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December 15, 2011
Several tests and studies reveal a leading hypothesis that people are more likely to be cognizant of and compensate for their intoxication when under the influence of marijuana as opposed to alcohol.
Accordingly, a new study conducted by two economists from the University of Colorado Denver and Montana State University suggests that laws legalizing the use of medical marijuana have reduced traffic fatalities by decreasing alcohol intake in young adults.
The pair of economists researched traffic fatalities nationwide, including the 13 states where marijuana has been legalized between 1990 and 2009. In those 13 states, there is evidence that supports alcohol consumption by young adults’ ages 20-29 dropped, resulting in fewer driving fatalities. In fact, the study yielded almost a nine percent drop in traffic fatalities and a five percent reduction in beer sales.
The authors also noted that while legalizing medical marijuana shows a correlation between a reduction in alcohol sales, people tend to be more wary of driving stoned as opposed to drunk.
So, which drug is more dangerous behind the wheel? According to studies, alcohol is more hazardous on the road than marijuana despite the difficulties in directly comparing the two.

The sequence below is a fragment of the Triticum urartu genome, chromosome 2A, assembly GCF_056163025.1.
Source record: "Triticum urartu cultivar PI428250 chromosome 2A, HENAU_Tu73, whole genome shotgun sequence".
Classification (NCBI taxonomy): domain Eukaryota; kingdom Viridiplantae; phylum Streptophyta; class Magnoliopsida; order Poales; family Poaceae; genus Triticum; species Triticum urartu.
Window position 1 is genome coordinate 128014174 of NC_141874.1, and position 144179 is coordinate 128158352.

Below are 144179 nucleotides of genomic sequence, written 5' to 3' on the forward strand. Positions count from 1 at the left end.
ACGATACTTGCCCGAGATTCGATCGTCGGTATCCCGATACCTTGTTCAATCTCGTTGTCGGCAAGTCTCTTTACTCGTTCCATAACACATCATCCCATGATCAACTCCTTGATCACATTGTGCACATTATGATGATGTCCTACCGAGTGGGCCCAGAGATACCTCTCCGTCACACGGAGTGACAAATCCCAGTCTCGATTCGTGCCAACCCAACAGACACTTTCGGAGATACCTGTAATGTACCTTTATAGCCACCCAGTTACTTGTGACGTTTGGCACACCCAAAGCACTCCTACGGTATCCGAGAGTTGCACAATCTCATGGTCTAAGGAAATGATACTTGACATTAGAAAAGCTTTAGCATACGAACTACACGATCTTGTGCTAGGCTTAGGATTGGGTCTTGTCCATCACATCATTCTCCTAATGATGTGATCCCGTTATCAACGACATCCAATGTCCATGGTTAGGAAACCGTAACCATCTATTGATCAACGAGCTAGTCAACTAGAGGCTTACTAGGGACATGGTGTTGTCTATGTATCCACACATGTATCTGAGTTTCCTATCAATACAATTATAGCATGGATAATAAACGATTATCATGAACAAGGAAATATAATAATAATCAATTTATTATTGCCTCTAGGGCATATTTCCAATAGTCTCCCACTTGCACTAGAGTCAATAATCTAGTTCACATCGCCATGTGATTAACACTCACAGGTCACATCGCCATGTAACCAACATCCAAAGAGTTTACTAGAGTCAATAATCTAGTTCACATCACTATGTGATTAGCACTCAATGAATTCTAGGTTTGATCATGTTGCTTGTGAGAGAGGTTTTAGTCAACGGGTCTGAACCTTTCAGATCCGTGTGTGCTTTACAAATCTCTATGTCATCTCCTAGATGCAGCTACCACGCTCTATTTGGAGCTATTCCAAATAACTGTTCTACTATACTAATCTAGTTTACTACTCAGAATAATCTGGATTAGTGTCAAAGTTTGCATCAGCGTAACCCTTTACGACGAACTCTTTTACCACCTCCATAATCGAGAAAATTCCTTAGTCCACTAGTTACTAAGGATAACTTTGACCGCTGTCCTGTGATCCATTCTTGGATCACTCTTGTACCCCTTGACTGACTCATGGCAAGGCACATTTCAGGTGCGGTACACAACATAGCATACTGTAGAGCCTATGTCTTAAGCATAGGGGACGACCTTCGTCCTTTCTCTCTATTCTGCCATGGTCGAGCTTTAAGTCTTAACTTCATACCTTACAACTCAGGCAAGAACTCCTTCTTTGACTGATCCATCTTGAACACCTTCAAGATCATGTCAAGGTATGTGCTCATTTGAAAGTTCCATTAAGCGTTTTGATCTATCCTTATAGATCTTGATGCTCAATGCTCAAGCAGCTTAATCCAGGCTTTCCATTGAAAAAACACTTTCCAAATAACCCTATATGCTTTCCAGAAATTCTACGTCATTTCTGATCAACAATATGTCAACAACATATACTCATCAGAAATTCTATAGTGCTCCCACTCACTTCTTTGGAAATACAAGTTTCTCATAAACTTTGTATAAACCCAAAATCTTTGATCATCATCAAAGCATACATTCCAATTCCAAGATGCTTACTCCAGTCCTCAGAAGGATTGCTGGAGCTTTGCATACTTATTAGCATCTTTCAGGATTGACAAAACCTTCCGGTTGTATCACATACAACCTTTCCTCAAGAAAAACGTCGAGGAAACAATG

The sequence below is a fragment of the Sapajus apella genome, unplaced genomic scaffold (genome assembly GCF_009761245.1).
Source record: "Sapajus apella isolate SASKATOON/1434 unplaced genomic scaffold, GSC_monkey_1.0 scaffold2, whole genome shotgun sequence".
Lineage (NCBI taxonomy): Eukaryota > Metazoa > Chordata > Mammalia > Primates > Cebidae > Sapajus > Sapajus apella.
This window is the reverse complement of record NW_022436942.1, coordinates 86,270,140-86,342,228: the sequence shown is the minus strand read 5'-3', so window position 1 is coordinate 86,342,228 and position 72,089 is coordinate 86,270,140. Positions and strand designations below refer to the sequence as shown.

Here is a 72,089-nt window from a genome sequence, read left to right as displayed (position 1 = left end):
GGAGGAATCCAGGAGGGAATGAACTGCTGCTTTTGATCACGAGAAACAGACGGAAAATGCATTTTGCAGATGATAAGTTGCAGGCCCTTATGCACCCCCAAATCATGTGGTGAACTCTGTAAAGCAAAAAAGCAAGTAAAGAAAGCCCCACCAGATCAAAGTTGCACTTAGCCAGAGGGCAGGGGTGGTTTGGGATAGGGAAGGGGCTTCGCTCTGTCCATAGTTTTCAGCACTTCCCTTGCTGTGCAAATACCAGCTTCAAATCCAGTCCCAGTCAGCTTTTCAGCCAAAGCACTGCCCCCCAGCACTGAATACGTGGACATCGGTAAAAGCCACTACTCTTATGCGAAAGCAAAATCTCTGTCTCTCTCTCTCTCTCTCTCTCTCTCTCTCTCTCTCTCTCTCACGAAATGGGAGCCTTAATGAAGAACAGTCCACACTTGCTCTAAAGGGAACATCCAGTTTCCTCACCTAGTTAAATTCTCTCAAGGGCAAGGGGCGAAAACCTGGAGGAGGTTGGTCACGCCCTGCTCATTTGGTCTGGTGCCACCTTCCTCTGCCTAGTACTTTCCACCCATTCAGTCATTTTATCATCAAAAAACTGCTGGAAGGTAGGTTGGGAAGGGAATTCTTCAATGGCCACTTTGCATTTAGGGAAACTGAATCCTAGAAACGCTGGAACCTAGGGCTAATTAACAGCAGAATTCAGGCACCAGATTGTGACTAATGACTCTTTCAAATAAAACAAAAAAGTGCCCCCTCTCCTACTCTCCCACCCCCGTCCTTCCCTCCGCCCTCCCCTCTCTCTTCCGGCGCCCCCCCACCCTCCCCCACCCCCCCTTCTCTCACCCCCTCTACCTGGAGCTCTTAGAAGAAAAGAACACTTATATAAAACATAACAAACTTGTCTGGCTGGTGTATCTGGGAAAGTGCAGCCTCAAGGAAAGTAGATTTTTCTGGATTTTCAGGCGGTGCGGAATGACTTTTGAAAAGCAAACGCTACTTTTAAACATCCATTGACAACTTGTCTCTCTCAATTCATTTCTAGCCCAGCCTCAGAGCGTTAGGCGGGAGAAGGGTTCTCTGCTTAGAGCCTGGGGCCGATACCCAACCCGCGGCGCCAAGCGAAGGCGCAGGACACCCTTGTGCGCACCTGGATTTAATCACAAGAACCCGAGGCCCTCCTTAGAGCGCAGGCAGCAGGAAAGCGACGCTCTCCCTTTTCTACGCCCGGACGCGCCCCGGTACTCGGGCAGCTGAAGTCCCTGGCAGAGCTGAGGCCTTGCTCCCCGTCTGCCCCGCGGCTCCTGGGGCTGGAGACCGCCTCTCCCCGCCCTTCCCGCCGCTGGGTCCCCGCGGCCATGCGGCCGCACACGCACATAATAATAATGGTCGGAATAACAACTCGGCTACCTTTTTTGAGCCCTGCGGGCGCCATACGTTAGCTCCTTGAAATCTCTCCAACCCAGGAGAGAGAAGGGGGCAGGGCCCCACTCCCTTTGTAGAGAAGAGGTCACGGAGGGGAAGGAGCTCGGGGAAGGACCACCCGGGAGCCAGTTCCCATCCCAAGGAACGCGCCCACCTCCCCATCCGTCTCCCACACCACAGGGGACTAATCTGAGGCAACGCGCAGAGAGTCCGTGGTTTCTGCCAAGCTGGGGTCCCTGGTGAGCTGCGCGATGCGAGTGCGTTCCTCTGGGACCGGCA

Driving impairment relies on dosage and the two substances can affect different skills. Marijuana can affect a driver’s ability to stay in a lane, while alcohol can affect a driver’s ability to focus on yielding to pedestrians or properly following traffic signs and signals.
Despite the differences, a Yale psychiatrist wrote in a 2009 article that alcohol is considerably more dangerous than pot. Auto accident data reports that drivers impaired by alcohol are nearly 10 times more likely to cause a deadly accident than a driver that is high. The psychiatrists’ literature review found studies that indicated smoking one-third of a joint or less has almost no impact on a driver’s road behavior. There are even some studies that support that pot smokers cause fewer accidents than sober drivers.
Experiments testing driving skills such as coordination, reaction time and visual cues without actually driving, found that sober people fared much better than subjects high off THC. However when tested behind the wheel of a driving simulator, shockingly, people using marijuana performed average. Interestingly, studies show that when doses are moderate, marijuana users show minimal driving impairment while experienced smokers show almost no indication of impairment at all.
In a recent study, participants who smoked one-third of a joint recognized that they were impaired, even though the test suggested they were not. In contrast, participants who had two drinks believed they were fine, but delivered a poor performance in driving tests. When tested in driving simulators, pot smokers drove slower than drunk drivers even when reminded by researchers to increase their speed. Likewise, THC users gave the car in front of them more room and were less likely to try and pass them. Alcohol seems to increase risky driving patterns, and motorists who are drunk are more likely to speed, tailgate and recklessly pass other vehicles on the roads.